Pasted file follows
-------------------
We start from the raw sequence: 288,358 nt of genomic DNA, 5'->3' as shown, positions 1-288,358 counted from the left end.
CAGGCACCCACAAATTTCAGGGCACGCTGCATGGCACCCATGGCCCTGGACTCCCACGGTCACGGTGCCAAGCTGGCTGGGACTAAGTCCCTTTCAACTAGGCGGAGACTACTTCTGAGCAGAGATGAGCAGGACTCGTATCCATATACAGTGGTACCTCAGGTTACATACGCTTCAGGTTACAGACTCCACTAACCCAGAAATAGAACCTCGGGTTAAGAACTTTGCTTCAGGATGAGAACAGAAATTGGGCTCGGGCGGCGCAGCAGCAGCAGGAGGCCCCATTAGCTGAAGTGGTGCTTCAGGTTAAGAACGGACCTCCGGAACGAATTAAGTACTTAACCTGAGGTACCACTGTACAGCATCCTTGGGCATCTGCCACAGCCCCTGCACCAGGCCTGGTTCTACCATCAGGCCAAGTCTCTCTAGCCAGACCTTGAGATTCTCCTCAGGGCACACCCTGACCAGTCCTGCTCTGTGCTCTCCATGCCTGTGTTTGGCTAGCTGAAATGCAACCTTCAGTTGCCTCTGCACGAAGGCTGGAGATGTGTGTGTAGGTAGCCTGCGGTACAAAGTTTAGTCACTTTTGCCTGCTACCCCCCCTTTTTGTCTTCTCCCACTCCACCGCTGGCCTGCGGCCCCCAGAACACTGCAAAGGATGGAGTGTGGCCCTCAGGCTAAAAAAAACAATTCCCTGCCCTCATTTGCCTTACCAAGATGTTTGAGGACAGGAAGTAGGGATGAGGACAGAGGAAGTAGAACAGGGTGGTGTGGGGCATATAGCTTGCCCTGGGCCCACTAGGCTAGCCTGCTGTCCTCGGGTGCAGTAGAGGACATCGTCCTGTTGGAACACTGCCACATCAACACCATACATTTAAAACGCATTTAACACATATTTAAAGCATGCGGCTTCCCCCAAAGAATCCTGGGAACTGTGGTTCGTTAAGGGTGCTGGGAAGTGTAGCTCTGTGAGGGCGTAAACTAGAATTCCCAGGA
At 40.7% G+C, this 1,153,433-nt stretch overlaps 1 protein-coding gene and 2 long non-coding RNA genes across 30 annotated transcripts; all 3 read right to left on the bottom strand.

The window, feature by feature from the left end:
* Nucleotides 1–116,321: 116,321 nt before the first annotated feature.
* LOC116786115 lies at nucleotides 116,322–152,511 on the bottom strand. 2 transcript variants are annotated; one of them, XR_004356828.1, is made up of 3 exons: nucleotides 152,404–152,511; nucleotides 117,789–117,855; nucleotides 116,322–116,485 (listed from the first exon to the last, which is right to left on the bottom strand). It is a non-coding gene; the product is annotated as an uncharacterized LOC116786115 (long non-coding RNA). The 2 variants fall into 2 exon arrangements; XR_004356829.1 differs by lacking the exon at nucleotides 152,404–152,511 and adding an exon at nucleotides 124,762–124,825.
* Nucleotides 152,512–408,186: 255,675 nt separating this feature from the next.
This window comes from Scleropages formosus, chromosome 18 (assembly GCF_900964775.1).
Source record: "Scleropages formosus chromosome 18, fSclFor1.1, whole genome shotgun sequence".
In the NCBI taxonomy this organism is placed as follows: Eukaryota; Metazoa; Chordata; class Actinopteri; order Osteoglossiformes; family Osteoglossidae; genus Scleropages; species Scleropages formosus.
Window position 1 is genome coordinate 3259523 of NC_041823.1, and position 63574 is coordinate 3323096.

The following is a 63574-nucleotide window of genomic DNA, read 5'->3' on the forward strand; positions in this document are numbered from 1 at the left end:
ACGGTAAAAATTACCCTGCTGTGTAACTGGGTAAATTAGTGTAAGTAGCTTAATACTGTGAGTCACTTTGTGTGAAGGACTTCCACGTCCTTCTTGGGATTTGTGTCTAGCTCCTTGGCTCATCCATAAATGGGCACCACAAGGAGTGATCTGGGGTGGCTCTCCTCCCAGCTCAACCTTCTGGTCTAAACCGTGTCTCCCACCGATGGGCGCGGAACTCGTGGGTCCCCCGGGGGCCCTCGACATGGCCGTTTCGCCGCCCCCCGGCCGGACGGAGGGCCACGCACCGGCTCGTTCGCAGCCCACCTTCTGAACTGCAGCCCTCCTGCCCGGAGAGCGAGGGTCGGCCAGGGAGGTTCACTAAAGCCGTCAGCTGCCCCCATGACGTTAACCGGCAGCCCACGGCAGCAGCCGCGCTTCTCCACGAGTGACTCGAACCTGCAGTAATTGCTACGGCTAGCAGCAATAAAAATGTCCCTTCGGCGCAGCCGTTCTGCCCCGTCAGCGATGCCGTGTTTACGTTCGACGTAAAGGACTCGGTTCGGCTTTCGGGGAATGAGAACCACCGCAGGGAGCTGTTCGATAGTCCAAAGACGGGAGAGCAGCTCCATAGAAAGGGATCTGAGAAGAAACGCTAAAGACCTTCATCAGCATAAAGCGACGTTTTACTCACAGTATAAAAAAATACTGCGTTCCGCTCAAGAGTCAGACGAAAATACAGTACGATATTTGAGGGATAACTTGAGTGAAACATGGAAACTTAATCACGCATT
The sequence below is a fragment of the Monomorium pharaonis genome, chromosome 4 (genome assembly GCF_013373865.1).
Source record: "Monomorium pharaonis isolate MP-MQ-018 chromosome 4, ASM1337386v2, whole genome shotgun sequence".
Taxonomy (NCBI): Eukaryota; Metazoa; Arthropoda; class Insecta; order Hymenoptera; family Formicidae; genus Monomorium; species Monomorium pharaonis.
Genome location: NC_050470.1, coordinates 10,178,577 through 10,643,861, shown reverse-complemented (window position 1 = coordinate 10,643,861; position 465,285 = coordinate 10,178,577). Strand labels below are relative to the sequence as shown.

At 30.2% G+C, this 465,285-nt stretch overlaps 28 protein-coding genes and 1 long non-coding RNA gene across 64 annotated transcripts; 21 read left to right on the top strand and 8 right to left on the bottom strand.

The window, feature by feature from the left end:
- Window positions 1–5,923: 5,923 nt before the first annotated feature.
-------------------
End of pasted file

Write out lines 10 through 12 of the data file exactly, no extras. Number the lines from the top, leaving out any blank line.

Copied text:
In the NCBI taxonomy this organism is placed as follows: Eukaryota; Metazoa; Chordata; class Actinopteri; order Osteoglossiformes; family Osteoglossidae; genus Scleropages; species Scleropages formosus.
Window position 1 is genome coordinate 3259523 of NC_041823.1, and position 63574 is coordinate 3323096.

The following is a 63574-nucleotide window of genomic DNA, read 5'->3' on the forward strand; positions in this document are numbered from 1 at the left end: